Saturday, June 28, 2008

No Harvest for You Today

Once again the pictures my phone takes are of such high quality. My real camera is in the truck. It rained early this morning, and it rained enough and stayed cool long enough to stop harvest in it's tracks. You can see the water standing in the summer fallow in front of the machines. If it got hot and windy enough, the moisture in the grain would drop enough to cut even with the fields being a bit sticky.

That is a John Deere combine with a blue header - you are not seeing things. It's a stripper header, made by Shelbourne Reynolds.

The average small grain header consists of the platform, the auger, the cutting bar, and the reel. The reel (the windmill looking deallie) brings the grain to the cutting bar and forces it against the auger. After the stalks are clipped by the cutter bar, the auger takes the head and stalk to the center of the platform, where the feeder housing takes the grain inside the combine for threshing. I'm not gonna get into the differences between rotary and conventional machines. The operator sets the cutter bar to clip the greatest amount of heads without making the machine eat a bunch of straw, so adjustments are made as the combine moves through the field. If the crop is heavy, the combine operator slows the machine's ground speed, and if the crop is light, they speed it up. Combines work best when they are under a load.

The advantage of a stripper header is that the heads of wheat are stripped from the stalk without grain loss or shattering, plus not running so much material through the combine. Ground speeds can be increased. Some farmers bale their straw behind a stripper header. The straw has no feed value, but it can be used as bedding and when fed with grains give some roughage in winter feeding operations.

I've always enjoyed running a combine - there are so many things to keep after. Doing the job correctly always gave me great satisfaction. Yep, I'm a gearhead fer sure. I haven't run one with GPS and accurate grain monitors. Back in my day, the grain monitors worked but only after fiddling with them endlessly. Grain monitors tell you how much the machine is "throwing over." The traditional way to test is to get behind the machine after it makes a cutting pass, mark out a square foot, and count the grains on the ground. You should also get behind just the header before the straw is thrown out the rear to check the header loss as well - if the reel is too fast or too slow, it might be beating the grain out of the head before it can fall into the header. Plus, you should check the ground before the combine goes over because there is loss from the weather as well. That is how a savvy operator can determine exactly how much grain the combine is actually losing. Then adjustments can be made - speed up or slow down the threshing cylinder, open or close the concaves a bit, open or close the sieves, and speed up or slow the fan. Believe me, the factory operator's manual comes in dern handy, because they recommend a structured approach to solving the problem, and give the starting settings based on crop conditions.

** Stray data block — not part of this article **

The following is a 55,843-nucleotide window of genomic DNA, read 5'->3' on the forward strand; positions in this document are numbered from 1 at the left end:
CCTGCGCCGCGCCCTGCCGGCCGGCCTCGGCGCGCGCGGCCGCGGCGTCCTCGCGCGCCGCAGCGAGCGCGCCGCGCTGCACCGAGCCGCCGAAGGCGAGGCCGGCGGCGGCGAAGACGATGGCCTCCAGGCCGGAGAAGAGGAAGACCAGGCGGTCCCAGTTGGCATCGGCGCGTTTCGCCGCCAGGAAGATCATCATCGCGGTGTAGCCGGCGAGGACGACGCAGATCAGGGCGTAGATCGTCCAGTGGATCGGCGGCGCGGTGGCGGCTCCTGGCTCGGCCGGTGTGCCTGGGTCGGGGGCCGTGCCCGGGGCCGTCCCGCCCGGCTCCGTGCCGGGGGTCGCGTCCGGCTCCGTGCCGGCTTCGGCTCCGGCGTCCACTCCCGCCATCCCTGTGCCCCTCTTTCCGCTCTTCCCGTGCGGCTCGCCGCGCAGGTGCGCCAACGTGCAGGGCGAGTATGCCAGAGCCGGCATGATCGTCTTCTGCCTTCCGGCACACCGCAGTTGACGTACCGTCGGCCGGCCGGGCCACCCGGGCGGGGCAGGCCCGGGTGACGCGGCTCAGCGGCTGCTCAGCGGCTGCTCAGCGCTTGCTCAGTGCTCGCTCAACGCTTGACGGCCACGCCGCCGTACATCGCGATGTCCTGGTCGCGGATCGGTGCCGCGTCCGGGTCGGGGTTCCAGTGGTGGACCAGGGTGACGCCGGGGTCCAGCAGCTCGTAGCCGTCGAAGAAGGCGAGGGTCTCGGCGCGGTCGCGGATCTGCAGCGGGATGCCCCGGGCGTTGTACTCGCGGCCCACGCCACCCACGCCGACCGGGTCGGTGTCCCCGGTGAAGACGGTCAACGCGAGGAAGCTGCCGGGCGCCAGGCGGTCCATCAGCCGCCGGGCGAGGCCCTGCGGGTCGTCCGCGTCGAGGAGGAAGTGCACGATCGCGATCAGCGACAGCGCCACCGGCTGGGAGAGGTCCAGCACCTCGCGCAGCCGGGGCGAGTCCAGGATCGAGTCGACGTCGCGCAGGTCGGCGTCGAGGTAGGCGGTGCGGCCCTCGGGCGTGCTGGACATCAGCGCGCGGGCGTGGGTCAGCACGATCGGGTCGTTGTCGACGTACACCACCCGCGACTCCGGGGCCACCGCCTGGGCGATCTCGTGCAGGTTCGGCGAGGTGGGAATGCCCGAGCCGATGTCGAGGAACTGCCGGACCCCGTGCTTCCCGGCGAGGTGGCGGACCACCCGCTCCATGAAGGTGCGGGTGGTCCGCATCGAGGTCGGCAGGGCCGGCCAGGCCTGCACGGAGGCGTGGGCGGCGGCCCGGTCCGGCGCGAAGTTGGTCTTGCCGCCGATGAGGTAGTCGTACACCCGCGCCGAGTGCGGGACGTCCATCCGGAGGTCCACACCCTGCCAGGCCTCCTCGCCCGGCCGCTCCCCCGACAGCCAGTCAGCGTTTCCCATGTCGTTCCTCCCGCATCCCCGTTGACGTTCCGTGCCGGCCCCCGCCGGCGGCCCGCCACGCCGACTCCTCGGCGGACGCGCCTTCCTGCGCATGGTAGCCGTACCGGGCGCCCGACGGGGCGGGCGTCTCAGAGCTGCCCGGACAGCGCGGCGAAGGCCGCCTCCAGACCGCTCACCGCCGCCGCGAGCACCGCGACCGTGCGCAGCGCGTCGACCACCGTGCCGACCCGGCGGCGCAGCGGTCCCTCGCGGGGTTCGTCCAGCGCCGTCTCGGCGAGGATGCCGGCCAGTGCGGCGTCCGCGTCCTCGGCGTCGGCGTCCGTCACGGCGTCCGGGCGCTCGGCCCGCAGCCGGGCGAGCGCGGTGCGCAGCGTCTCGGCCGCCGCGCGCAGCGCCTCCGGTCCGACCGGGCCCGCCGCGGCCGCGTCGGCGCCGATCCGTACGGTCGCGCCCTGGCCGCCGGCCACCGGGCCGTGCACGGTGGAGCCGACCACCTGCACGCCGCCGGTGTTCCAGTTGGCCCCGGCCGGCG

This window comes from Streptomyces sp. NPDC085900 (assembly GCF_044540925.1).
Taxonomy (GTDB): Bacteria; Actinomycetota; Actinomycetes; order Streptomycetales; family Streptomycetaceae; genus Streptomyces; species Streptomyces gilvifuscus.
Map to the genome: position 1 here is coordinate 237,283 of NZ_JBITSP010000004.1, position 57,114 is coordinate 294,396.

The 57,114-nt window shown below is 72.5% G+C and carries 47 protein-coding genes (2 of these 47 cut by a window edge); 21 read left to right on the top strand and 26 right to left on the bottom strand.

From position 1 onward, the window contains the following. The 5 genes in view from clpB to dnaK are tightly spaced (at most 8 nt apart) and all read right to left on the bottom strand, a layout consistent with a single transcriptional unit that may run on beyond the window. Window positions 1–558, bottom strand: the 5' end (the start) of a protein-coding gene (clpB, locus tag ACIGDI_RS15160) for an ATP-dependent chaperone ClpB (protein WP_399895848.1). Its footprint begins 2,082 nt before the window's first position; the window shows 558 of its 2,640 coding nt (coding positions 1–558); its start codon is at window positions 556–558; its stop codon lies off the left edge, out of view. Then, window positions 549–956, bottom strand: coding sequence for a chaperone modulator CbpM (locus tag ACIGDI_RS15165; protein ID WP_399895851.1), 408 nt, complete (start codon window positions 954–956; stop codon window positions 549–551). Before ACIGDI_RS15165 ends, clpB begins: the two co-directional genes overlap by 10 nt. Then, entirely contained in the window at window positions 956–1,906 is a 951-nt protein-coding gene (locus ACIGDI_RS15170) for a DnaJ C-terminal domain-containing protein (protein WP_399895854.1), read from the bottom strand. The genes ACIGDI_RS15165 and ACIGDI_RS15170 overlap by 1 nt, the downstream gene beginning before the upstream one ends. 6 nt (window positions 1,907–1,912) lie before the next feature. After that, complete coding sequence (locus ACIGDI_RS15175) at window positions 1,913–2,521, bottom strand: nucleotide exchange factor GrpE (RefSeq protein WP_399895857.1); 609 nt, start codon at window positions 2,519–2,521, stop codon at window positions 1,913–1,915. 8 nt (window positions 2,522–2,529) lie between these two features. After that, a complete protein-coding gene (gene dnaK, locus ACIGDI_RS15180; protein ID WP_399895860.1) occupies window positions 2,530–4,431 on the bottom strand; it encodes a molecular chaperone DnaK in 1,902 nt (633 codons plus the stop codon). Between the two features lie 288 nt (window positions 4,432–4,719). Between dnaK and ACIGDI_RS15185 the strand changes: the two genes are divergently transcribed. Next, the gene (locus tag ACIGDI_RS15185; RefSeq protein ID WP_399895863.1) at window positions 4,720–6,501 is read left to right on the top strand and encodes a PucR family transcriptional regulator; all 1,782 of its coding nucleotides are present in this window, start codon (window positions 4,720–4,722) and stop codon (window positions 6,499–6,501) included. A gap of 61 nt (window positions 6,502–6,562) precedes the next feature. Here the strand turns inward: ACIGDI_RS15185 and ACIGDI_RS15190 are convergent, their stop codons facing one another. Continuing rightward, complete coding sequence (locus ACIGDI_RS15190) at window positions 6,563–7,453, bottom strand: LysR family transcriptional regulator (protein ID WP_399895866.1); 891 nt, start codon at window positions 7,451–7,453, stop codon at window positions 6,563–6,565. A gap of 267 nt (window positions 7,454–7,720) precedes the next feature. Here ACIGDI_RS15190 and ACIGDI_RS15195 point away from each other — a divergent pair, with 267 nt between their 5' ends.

Then, you have to have the combine running at the right ground speed. Go too fast, and it will plug up, or "slug" it. Go too slow, and it will throw grain over big time. The header must be set at the best height - low enough to get the greatest percentage of grain, but not too high to miss some. Wheat always has some "sucker heads" that are stunted plants with heads that have little grain in them. It's ok to cut over them - it's not worth the load on the combine to eat that much more straw to get a few grains that might be so light they'll blow out the rear of the machine.